If you're a Catholic, I actually thought attending the Pope's general audience is worth it. It's held every Wed morning at 10am local time. I thought the experience was truly epic, and it's cool seeing the Pope zipping in and out of each lane to greet people on his pope mobile. He was close enough for me to touch his hand and the ambiance was like attending a gigantic rock concert with representatives from all over the world sitting together in one place. Imagine St. Peter's square filled cheek by jowl with people!

And the food, my goodness, I haven't even started on the food! I just love Rome, one of my most favorite cities in the world.
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Old 03-27-2018, 02:41 PM
 
2,181 posts, read 1,238,985 times
Reputation: 2720
Quote:
Originally Posted by Sand&Salt View Post
I know we gotta do it; being in Rome for 6 days. Recently realized advance tickets are a must but there is such a plethora of companies and levels of service. Hours of waiting in line.


Does anyone have personal experience on how to approach this mandatory tourist site---best times/days or companies? Not really interested in spending hundreds on a private tour.....we will be in Rome end of April.....


It's completely overwhelming to even contemplate....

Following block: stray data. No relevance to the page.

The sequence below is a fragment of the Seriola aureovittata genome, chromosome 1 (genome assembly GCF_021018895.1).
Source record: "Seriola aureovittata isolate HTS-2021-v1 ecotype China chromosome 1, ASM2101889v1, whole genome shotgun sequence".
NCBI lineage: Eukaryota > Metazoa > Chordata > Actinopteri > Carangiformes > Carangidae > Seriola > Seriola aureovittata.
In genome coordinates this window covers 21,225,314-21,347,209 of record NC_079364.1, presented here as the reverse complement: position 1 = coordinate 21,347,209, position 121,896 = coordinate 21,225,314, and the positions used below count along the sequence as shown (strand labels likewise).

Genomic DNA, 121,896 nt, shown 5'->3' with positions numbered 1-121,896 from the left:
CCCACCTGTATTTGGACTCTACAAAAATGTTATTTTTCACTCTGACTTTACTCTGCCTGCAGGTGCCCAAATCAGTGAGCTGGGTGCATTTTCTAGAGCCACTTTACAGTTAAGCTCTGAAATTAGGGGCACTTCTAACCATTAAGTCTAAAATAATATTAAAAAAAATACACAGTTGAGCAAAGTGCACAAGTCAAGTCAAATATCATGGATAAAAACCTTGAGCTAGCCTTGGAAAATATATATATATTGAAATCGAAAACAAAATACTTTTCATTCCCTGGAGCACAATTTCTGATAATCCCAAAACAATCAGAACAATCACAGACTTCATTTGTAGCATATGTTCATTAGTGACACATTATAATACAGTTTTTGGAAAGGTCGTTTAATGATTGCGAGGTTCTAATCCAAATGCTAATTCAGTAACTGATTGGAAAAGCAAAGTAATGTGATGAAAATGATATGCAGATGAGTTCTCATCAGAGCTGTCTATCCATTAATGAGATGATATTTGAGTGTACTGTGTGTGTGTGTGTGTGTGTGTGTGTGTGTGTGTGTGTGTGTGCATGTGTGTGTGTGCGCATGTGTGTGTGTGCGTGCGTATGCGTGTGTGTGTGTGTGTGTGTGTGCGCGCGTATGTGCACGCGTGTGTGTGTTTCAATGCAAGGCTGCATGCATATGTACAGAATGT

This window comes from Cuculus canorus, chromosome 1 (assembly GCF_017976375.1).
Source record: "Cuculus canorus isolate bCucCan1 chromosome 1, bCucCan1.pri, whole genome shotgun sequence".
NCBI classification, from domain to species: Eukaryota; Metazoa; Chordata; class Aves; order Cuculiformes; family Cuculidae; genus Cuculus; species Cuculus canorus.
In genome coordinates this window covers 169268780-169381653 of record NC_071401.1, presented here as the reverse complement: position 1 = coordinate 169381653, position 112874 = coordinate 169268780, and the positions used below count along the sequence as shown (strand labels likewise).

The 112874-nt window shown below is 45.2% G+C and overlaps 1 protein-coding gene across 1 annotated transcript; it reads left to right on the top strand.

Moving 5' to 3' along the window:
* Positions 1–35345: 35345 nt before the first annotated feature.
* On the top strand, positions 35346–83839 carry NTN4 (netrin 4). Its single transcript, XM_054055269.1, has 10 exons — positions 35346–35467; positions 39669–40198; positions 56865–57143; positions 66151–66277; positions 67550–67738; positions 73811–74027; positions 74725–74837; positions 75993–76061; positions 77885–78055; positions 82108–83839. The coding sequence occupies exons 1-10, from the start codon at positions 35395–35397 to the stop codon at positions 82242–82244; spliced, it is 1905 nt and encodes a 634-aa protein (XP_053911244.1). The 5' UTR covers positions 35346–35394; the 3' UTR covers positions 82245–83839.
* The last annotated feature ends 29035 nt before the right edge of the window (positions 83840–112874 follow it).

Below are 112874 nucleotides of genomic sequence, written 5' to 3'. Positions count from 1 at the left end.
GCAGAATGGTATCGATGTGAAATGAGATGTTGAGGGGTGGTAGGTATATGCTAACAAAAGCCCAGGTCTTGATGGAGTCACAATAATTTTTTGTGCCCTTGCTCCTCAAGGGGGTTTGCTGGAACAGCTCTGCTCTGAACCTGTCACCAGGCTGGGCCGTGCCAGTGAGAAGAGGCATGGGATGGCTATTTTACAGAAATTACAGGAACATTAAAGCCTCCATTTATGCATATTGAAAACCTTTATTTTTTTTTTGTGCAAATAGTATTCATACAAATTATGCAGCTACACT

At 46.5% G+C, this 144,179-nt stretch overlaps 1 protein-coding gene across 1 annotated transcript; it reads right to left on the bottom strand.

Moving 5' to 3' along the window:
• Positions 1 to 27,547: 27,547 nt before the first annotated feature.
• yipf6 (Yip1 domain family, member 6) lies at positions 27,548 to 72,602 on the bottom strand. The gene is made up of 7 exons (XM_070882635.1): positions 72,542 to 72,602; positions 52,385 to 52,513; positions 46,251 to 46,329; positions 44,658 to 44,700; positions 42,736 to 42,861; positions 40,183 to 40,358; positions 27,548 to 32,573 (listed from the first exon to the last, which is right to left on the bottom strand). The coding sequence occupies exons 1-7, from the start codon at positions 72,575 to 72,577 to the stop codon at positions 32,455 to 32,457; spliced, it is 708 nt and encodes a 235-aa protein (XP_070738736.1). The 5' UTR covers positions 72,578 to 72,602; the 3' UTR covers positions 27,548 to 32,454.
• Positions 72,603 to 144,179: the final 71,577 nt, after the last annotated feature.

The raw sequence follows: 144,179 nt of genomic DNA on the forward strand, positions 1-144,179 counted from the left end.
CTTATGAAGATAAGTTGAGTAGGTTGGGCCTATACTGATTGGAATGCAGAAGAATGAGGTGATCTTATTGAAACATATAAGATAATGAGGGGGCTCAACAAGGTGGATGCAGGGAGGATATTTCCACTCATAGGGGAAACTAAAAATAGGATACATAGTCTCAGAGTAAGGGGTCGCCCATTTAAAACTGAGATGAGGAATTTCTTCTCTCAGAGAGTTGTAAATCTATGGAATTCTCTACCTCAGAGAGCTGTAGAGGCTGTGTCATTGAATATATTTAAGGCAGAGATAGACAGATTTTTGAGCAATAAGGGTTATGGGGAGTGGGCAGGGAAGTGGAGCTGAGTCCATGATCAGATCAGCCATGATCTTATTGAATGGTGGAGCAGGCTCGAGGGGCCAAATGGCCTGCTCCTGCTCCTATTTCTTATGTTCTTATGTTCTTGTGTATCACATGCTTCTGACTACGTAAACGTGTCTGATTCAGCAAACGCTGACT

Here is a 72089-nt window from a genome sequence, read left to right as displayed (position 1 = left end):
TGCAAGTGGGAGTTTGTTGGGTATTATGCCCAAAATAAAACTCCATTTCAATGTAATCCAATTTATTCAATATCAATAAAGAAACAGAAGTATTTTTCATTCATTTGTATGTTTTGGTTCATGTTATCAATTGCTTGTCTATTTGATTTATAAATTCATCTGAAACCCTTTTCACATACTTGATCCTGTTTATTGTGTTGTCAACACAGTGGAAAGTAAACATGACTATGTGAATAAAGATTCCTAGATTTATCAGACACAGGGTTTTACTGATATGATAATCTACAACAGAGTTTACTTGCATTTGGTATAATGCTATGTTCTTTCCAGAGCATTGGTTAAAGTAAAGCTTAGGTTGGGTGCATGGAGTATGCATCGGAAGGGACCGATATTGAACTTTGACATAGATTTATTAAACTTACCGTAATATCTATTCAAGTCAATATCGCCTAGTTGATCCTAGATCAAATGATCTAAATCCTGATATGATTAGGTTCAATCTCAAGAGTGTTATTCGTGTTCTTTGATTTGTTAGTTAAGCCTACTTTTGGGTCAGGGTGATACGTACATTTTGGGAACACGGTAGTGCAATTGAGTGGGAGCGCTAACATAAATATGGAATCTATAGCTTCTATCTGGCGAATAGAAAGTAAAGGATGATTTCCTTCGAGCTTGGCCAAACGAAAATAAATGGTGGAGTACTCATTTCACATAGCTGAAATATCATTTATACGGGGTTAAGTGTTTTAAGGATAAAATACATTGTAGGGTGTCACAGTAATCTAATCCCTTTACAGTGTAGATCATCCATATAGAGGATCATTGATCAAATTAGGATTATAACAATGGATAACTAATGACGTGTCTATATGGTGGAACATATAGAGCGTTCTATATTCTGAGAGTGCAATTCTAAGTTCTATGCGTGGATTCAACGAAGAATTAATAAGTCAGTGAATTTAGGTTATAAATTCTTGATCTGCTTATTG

Maybe you can see it on Rick Steve's show
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Old 03-27-2018, 02:51 PM
 
Location: Harbor Springs, Michigan
2,292 posts, read 2,652,233 times
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We visited Rome just after Pope Benedict had resigned/stood down, the Vatican was very quiet, the basilica is beautiful. The Sistine chapel was overcrowded with lots of guides shouting to quiet people down and not to take photos.

What we did find in Rome was the most unassuming churches can be a wonder. We stayed near the Borghese Park on the edge of the Spagna district, on the edge of the nearby Piazza del Popolo there is a church the Basilica Parriocchiale Santa Maria Del Puopolo has a very plain black door but inside there are paintings by Raphael and Carravagio amazing !!